The poem begins with a Latin title, Dulce Et Decorum Est, meaning it is sweet and honourable to die for one’s country. The meaning of title is already very ironic as the whole poem is actually looking at war from a very negative point of view. It is blatantly to the point as the poem strips away the ‘make-up’ -illusions of glory and heroism, revealing it for what it truly is, terrible and devastating.
The tempo of this poem is rather slow at the beginning, giving the impression of the soldiers being very tired as they ‘marched asleep’. However, the pace begins to quicken in stanza two, and slows down again at the end of the last stanza, returning to its original speed. The poem, on the whole, is very rhythmic. This style is used by the poet to conjure up feelings of sympathy and regret.
The first stanza is mainly about how exhausted the soldiers had been, due to the constant battles in the war. Both the atmosphere of the poem and the soldiers are portrayed as fatigued, highlighting the strain that war puts on the people and the environment. However, the poet does not tell the readers explicitly. Instead, he uses different literary devices to allow us not only to know, but to actually understand and be able to feel how exhausted the soldiers are.
Firstly, the poem begins with similes and metaphors such as ‘coughing like hags’ and ‘like old beggars under sacks’. These descriptions paint a picture of exhausted, dishevelled soldiers trudging back ‘through sludge’ and draw the readers into the poem.
By describing the soldiers as being ‘old beggars under sacks’, the poet is trying to suggest how physically feeble the soldiers have become by bringing their level of tiredness down to the level of old beggars who have not slept in a bed for a very long time. This metaphor is useful as it shows the degree of the soldiers’ exhaustion, not just plain tired.
Secondly, the poet has an excellent choice of diction. In the first stanza, the word ‘sludge’ reinforces the poet’s hatred for war and that he felt the country was sending many young men literally to their death. It also emphasises how disgusting and revolting the war is.
The use of phrases such as ‘blood-shod’ shows how the soldiers have been on their feet for days without rest, putting pictures of soldiers in shoes filled with blood vividly into the readers’ mind.
Thirdly, personification is also used in this stanza. The phrase ‘of tired, outstripped Five-Nines’, can be both the personification of the soldiers’ exhaustion or to give the impression that even the surroundings were drained of energy. The word ‘outstripped’ meant that the soldiers were initially bursting of energy and had gone much further than they were required to. However as the time past, they got more and more exhausted. Thus from being ‘outstripped’, the soldiers became ‘tired’ and were ‘dropped behind’. This shows the change in the soldiers’ morale after going through countless of battles. They became very weary and exhausted.
Fourthly, hyperbole which is used to stress a certain point in the poem, is used in this stanza. The phrase ‘all went lame, all blind’ is an exaggeration which contributes to the feeling that not only did the poet’s platoon felt so, but also everyone in the army. ‘Drunk with fatigue; deaf even the hoots’ is also another example of the hyperbole as it exaggerates the exhaustion of the soldiers, that they were so exhausted that they could not hear anything.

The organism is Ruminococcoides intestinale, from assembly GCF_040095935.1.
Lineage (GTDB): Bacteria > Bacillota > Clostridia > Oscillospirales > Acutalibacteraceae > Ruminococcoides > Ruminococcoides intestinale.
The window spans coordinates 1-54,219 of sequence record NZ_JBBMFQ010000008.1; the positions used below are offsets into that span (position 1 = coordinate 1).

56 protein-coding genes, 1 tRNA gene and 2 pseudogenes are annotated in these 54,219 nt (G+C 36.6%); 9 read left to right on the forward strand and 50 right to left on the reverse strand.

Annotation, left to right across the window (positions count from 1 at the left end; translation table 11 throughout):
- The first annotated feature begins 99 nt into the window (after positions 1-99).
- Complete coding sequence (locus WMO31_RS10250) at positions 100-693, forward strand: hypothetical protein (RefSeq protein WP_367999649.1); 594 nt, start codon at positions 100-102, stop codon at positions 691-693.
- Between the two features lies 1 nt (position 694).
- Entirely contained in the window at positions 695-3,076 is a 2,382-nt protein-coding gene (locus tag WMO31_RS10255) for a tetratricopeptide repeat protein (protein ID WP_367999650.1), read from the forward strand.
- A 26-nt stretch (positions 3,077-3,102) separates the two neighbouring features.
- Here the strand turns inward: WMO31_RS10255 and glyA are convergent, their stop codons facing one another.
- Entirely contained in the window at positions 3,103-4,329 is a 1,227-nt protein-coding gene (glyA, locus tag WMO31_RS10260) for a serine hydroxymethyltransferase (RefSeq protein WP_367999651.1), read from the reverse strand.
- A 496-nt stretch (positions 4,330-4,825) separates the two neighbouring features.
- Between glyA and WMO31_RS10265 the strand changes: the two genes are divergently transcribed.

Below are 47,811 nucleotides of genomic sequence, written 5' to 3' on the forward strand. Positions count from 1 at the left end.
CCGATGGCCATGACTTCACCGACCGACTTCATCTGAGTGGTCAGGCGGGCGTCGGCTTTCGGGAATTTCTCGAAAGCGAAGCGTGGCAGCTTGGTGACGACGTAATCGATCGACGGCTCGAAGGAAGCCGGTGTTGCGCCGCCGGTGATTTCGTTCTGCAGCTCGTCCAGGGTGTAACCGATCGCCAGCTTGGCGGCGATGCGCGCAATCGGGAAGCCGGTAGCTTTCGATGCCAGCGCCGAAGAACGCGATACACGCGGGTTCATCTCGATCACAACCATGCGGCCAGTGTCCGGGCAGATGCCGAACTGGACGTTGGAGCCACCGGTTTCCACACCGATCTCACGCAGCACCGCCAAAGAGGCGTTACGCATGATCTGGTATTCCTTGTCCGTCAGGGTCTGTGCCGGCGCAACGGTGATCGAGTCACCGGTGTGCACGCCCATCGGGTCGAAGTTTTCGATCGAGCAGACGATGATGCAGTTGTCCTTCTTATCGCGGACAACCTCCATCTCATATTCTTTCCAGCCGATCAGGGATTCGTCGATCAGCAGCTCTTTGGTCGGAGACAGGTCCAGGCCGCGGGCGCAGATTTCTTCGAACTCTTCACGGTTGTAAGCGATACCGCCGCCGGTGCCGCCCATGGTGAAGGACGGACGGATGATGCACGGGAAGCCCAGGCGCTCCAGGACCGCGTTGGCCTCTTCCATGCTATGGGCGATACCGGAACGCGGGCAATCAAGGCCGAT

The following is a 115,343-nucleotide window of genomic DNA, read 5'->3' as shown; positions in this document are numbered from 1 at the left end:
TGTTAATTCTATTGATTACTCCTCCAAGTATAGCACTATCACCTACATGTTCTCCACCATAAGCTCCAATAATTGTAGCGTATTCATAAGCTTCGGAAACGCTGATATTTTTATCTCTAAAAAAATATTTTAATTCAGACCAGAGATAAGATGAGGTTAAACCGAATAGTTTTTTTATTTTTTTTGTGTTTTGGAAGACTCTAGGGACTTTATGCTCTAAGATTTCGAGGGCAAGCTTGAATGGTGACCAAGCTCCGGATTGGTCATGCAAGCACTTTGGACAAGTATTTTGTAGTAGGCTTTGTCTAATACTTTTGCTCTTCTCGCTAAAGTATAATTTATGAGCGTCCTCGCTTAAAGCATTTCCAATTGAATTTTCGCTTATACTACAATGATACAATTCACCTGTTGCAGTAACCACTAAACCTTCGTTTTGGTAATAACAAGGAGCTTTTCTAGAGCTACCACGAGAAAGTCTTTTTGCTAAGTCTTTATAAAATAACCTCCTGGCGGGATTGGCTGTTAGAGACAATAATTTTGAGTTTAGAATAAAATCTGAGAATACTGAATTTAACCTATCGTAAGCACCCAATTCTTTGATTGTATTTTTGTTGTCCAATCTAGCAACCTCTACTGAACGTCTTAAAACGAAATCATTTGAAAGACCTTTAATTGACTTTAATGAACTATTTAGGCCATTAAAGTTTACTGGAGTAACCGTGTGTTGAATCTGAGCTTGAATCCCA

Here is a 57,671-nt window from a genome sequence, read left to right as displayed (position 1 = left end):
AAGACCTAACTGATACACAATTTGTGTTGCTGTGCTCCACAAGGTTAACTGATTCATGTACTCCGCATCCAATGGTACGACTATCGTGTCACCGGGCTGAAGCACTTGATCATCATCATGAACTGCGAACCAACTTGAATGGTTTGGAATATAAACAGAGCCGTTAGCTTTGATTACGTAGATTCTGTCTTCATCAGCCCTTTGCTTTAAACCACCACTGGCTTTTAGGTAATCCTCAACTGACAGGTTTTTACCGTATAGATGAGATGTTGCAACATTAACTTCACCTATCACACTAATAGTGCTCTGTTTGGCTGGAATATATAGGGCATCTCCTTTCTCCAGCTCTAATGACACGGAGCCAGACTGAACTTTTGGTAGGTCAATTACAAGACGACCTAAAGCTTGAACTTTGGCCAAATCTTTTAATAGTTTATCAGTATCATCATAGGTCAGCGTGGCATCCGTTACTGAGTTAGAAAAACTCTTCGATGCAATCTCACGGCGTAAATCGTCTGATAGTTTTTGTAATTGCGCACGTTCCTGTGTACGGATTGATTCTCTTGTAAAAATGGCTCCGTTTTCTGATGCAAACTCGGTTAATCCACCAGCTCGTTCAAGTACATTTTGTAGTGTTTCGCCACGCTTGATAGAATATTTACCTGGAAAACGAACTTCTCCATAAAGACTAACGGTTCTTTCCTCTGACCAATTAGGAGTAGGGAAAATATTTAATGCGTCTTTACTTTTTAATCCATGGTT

Fifthly, alliteration plays a part in the tempo of the first stanza. ‘Knock-kneed’, ‘bent double, like old beggars…’ are such examples. These alliterations strongly emphasise the tiredness of the soldiers, giving this stanza a slow and heavy rhythm.
The second stanza begins with a sudden change in the situation. The initially tired soldiers suddenly found themselves in the middle of a gas attack. There was a lot of commotion. The poet effectively describes the scenario through colour imagery of the gas attack, allowing the readers to be able to visualise the entire situation. This stanza is slightly different from the previous one in certain ways, using certain styles.
Firstly, the tempo in the second stanza changed drastically. It becomes much faster and there is a sense of urgency present throughout the whole stanza. This is shown through diction. The first 2 words of the stanza, ‘GAS! Gas!’ shows the change in the scenario and change in the mood of the poem. The capitalisation of the first word ‘gas’ also shows the anxiety and the tone of concern the poet has towards his soldiers. This contributes to the sense of urgency in the stanza, quickening the pace. The word ‘stumbling’ also gives change to the tempo, making it go at a faster pace. This also effectively helps to convey the confusion and panic of the soldiers who were thrown into such a sudden situation. However, the tempo begins to resume its original speed with ‘the misty panes and thick green light’, which ‘forces’ the readers to ‘see’ the soldier dying in slow motion.
Secondly, the punctuation used in the first line ‘–‘ creates a sense of foreboding as it forces the readers to pause before continuing reading the poem. This makes readers think about what will happen in the lines to come. This punctuation, which is known as caesura, is repeated in line 12 of the poem, but for a much different effect. In line 12, the poet is trying to pull the readers into a dream-like situation so that he could describe about his nightmare with the readers able to fully ‘experience’ it.
Thirdly, there is irony in this stanza. The phrase ‘ecstasy of fumbling’ is juxtaposition. This is because ecstasy usually suggests heightened happiness whereas fumbling is more of a mistake. This literary device is used to emphasise the state of confusion the soldiers are in.
Fourthly, colour imagery such as ‘thick green light’, ‘green sea’, is used. The metaphor ‘green sea’ is also used to describe the gas surrounding the soldiers. This helps to contribute to the readers’ visualisation of the gas attack. Instead of just describing it as ‘light’ or ‘sea’, the poet adds colour to his description, giving a much clearer picture of the situation.